Materials and Methods
Sample Cohorts and Study design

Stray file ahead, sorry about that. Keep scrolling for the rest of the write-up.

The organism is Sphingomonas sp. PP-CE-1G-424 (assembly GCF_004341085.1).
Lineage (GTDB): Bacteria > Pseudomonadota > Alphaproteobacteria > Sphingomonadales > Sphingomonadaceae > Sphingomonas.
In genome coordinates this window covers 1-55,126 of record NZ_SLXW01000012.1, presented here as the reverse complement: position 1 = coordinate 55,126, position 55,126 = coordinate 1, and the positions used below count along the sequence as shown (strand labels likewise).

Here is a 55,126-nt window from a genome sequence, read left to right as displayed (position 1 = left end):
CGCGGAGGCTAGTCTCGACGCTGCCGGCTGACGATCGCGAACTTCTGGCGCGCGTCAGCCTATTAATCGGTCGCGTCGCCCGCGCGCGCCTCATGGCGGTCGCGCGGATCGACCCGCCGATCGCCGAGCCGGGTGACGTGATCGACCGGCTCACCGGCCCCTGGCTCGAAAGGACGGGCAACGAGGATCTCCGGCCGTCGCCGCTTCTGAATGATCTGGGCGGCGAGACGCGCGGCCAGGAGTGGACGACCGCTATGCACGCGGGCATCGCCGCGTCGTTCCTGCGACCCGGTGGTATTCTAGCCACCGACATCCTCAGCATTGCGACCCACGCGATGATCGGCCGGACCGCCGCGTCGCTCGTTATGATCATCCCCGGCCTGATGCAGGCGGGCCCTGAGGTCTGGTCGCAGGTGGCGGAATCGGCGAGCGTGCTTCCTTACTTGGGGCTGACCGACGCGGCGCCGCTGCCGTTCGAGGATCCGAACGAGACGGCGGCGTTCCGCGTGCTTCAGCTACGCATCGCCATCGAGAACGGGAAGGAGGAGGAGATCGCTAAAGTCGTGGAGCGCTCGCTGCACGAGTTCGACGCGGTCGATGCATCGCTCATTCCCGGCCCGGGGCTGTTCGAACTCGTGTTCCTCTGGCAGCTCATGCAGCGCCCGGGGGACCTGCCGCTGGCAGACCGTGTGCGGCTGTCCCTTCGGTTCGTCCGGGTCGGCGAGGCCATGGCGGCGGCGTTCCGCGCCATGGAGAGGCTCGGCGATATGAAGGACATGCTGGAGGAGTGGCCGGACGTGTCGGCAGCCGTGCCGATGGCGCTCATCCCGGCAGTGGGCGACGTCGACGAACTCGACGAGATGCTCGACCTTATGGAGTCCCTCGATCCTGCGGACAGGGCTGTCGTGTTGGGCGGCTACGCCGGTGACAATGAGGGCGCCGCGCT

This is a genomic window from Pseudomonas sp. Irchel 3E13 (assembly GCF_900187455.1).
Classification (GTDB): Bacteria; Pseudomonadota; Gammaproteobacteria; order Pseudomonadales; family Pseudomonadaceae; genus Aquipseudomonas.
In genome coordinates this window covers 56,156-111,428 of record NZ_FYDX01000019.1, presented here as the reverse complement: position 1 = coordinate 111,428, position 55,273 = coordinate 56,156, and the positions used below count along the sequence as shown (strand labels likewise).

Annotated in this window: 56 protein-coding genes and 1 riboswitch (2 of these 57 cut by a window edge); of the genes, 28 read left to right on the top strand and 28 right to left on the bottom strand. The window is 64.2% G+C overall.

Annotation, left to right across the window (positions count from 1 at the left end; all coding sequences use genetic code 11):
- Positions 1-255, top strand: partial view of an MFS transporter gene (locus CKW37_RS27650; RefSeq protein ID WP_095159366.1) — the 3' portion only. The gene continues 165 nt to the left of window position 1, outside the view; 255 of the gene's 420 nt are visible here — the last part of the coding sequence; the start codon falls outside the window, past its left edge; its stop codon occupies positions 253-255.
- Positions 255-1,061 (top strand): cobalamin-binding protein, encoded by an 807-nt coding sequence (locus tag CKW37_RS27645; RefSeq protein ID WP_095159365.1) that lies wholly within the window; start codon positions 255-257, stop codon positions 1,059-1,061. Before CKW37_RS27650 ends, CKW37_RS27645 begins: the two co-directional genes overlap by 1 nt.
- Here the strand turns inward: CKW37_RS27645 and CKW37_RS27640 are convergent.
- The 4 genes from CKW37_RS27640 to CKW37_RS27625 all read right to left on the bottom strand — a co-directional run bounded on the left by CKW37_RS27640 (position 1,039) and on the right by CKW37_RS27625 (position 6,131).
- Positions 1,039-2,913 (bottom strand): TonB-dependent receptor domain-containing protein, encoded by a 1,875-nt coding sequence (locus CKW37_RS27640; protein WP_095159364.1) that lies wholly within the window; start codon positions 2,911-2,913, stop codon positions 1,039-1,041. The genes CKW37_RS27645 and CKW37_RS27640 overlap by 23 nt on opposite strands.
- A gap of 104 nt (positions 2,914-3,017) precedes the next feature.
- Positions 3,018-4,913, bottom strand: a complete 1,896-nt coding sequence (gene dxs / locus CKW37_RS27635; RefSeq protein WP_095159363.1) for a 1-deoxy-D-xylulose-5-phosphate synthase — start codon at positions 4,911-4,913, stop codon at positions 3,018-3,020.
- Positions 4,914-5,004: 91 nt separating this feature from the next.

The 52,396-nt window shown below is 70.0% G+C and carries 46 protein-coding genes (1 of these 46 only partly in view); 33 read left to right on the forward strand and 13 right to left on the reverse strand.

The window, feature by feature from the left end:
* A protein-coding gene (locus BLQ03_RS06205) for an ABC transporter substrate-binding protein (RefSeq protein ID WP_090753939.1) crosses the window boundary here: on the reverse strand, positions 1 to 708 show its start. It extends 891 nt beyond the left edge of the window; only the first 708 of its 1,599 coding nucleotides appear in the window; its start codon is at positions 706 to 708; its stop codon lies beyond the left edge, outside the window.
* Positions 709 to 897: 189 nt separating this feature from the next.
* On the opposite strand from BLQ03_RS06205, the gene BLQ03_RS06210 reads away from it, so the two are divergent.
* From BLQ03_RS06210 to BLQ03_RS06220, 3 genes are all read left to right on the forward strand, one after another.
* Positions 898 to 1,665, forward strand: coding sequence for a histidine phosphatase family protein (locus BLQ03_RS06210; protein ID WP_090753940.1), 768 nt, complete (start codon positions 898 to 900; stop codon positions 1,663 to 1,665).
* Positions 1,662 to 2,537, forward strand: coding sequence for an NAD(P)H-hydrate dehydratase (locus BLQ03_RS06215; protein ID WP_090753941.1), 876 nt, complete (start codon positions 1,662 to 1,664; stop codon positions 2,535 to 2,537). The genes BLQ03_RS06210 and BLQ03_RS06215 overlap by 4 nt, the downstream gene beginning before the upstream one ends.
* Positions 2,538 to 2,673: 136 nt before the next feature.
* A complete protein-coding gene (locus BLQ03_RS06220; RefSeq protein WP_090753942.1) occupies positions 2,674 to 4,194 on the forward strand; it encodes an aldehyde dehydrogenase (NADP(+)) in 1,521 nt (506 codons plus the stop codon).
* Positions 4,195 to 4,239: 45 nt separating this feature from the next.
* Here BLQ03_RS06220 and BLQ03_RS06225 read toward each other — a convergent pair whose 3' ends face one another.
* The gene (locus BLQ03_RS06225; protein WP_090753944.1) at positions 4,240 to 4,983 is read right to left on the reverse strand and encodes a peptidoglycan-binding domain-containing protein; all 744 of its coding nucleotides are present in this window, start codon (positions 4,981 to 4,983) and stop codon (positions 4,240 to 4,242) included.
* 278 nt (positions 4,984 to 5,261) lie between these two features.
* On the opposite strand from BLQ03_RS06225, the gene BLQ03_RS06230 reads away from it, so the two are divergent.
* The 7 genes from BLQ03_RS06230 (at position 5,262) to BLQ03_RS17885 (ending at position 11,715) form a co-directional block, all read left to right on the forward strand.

All studies were carried out in accordance with the guidelines of the relevant institutional human research ethics committee and approved by St Vincent’s Hospital Sydney (HREC– H03/037) and Macquarie University (HREC – 5201300333). Our study adheres to ‘The code of ethics of the World Medical Association (Declaration of Helsinki)’ for experiments involving human subjects. Written consent was obtained from respective sources that provided the samples. In order to thoroughly profile KP metabolism in MS, Cohort 1 samples were obtained through the Accelerated Cure Project for Multiple Sclerosis (ACPMS), USA, and consisted of serum samples from patients with RRMS, SPMS, primary progressive (PPMS) and healthy controls (HC) subjects. Exclusion criteria included MS patients currently receiving disease modifying drugs or who had corticosteroid within the past 3 months, or presence of other medical conditions. Randomized samples were age and gender matched between the experimental groups (i.e. RRMS, SPMS, PPMS and HC) where possible. As repeated blood samples collected over two years were available, Cohort 2 offered the ability to track changes in the KP longitudinally and was obtained through the Tasmanian MS Longitudinal Study conducted between 2003 and 2005. To further validate our study, we sourced another cohort of MS patients (Cohort 3) with matched same-patient serum and cerebrospinal fluid (CSF) from The Human Brain and Spinal Fluid Resource Center (HBSFRC), USA. All samples were unsorted and re-labelled for blinding prior to analysis.